The joy of knowing that you are pregnant and that your genetic material will live on in your newborn baby is an emotion to be shared and celebrated.
In the late 1920's it was discovered that if urine from a pregnant woman was injected subcutaneously into a female clawed frog, the frog will spawn. This developed into the first commercial pregnancy test and from the early 1930's until the early 1960's, large numbers of clawed frogs were exported from South Africa to various destinations worldwide for this purpose. In recent times frogs from every continent around the world have suffered from unexplained high death rates, resulting in various species undergoing severe population reductions and pushing others to the brink of extinction. Could it be that this pregnancy test was also responsible for the global decline of amphibians?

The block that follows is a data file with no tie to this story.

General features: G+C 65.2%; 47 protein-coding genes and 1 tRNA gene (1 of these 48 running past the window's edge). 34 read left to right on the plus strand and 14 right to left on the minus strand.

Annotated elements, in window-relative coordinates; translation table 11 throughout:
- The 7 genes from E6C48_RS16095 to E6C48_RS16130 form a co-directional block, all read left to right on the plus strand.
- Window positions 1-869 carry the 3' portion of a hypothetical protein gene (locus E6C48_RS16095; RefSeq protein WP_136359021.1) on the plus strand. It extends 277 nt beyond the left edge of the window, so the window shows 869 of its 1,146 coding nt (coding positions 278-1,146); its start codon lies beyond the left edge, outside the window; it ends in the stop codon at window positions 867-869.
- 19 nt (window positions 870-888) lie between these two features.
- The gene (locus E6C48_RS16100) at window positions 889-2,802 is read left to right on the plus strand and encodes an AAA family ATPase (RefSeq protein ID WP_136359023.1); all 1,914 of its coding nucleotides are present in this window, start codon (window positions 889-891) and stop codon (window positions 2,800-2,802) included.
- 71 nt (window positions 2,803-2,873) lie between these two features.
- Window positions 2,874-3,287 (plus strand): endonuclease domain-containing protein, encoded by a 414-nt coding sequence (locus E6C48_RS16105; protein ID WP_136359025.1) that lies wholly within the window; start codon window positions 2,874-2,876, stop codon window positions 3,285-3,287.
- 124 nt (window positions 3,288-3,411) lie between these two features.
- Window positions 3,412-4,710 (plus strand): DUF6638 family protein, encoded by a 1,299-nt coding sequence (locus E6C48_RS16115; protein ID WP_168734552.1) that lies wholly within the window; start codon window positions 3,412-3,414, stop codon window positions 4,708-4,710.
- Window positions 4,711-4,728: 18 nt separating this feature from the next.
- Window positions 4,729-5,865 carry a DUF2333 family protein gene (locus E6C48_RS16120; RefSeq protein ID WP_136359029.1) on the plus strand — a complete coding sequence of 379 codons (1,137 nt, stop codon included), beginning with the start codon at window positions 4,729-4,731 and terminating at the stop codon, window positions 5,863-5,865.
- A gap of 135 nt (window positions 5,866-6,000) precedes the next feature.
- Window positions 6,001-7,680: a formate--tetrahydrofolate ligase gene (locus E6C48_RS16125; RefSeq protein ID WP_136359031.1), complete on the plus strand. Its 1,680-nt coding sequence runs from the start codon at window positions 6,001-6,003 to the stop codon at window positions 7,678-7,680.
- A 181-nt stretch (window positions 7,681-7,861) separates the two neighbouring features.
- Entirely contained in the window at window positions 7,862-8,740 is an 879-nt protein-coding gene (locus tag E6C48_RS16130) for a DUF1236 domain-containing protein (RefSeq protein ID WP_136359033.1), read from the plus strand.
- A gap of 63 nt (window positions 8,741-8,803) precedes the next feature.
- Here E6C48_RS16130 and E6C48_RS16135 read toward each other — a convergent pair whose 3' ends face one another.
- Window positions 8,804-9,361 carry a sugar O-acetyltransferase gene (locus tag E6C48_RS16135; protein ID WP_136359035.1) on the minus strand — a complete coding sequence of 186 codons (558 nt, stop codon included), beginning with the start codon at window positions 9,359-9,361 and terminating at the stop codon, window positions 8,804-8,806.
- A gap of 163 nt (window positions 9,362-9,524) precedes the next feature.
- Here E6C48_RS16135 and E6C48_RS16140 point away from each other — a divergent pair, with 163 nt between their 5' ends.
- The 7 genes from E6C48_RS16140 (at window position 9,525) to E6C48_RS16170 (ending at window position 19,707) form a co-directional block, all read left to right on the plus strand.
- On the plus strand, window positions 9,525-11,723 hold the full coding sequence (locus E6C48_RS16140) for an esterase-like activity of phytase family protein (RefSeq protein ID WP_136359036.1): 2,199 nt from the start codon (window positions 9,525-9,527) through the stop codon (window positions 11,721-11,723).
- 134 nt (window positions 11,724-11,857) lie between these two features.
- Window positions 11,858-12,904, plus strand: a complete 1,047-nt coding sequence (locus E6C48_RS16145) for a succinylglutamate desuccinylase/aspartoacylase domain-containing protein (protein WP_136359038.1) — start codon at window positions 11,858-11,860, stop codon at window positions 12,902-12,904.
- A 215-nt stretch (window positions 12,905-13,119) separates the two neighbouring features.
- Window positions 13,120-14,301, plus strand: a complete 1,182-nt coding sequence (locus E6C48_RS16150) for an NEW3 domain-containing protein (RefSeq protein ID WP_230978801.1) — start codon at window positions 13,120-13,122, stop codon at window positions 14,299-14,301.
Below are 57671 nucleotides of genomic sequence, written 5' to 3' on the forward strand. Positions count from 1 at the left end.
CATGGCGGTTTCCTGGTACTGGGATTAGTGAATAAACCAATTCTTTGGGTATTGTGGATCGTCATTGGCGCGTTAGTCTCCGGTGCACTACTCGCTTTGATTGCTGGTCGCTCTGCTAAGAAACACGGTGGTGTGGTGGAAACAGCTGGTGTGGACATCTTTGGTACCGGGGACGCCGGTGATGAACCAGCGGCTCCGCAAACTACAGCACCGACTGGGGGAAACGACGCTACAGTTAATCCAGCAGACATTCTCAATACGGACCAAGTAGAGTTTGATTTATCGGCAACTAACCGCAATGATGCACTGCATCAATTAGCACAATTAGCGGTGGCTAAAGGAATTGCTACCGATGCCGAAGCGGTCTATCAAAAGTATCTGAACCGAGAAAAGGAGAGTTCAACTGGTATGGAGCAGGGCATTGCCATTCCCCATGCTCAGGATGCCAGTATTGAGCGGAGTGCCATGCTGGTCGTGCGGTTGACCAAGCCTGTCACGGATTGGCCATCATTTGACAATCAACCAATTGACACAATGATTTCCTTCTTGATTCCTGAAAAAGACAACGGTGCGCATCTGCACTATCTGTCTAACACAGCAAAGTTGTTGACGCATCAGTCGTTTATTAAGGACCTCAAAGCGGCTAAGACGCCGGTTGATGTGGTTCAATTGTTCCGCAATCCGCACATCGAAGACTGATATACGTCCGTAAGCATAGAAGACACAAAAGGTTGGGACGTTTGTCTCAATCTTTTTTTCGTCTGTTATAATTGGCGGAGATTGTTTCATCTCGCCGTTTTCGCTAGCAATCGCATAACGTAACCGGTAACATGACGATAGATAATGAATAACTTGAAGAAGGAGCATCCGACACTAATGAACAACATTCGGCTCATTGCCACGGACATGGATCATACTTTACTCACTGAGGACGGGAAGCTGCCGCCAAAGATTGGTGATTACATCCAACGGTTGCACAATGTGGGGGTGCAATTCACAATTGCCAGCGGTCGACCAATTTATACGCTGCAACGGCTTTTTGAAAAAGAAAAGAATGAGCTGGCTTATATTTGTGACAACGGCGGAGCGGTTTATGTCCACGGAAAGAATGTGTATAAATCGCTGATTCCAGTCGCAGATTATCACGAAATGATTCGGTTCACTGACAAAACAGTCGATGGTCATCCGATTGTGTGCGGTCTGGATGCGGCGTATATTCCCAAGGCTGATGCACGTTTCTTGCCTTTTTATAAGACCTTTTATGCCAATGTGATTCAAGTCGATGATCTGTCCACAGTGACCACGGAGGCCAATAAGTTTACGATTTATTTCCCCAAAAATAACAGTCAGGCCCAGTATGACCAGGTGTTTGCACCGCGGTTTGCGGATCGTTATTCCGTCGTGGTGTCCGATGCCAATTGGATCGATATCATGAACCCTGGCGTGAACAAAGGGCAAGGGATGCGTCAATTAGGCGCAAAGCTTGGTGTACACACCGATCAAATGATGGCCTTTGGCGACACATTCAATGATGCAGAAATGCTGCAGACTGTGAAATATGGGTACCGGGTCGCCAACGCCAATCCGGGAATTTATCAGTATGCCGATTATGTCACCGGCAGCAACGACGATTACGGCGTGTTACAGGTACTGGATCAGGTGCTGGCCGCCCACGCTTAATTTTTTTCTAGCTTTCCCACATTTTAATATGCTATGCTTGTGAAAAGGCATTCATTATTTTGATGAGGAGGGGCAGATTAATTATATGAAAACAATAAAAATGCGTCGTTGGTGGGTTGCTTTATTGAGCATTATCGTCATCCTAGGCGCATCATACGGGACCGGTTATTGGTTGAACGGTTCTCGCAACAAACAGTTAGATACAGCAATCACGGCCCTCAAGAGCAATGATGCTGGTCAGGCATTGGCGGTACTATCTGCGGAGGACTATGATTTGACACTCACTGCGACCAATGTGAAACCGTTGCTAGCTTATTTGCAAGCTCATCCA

Herpetologists from South Africa believe they might have found the answer. Join Professor Louis du Preez and Marius Burger as they investigate what they believe is the reason for the decline of amphibians, and whether the use of the clawed frog in pregnancy tests may have contributed to the spread of the Chytridiomycosis disease; a disease that has been identified as the most likely cause of massive frog population decline around the world.